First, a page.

Bike trail defender

Published 8:45 pm Tuesday, October 20, 2015

Editor, Smithfield Times

Based on comments from various citizens and elected officials, there are misconceptions about the park-to-park bike trail that should be corrected.

1. “The money for the trail could be better used for other purposes.” Most of the funding for the trail is from grants that would not be available for other projects. If the trail is not built, the money will go to other communities.

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2. “The trail will be just for recreation.” The county’s bike plan shows the trail as the first segment of a greater network that will eventually extend to Eagle Harbor and along the Route 17 and Route 10 corridors. Other communities that have built trail networks have found them functioning as supplemental transportation networks for commuting and running errands, not just for recreation. Examples can be found in northern Virginia.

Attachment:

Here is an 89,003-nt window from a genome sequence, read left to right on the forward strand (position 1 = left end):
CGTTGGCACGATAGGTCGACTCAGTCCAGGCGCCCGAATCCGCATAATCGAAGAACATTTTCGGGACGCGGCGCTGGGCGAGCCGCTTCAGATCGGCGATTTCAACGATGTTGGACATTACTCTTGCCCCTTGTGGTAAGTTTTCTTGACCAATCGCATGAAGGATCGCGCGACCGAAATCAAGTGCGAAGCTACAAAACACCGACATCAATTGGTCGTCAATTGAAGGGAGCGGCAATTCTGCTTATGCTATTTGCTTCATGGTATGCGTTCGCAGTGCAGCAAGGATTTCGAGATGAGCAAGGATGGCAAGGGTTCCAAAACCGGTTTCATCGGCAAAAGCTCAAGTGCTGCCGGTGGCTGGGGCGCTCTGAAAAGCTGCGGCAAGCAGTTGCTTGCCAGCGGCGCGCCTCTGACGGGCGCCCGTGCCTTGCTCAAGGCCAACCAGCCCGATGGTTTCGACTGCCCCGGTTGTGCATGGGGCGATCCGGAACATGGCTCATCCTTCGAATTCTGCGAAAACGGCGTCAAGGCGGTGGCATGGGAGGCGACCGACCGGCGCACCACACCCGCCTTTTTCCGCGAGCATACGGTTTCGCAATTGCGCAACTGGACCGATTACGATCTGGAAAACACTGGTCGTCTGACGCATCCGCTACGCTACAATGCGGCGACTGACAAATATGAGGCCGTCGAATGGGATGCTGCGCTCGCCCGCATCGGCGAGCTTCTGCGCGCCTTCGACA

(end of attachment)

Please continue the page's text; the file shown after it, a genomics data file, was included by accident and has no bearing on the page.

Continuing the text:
3. “The South Church Street segment should be built as a sidewalk because it will see little bicycle traffic since it doesn’t continue through Windsor Castle Park or to Main Street.” Neighborhood streets are important feeder routes for the trail. Residents of Red Point Heights, Pagan Point, and Moonfield will likely find it safer to join the trail at Red Point Drive and South Church Street rather than face heavier traffic on John Rolfe Drive to reach the trail at Battery Park Road.

4. “The trail can be made narrower because bicyclists have skinny butts.” The trail is being designed based on state guidelines for two-way pedestrian and bicycle traffic. Everyone will be welcome to use the trail regardless of the size of his or her butt.

Greg Vassilakos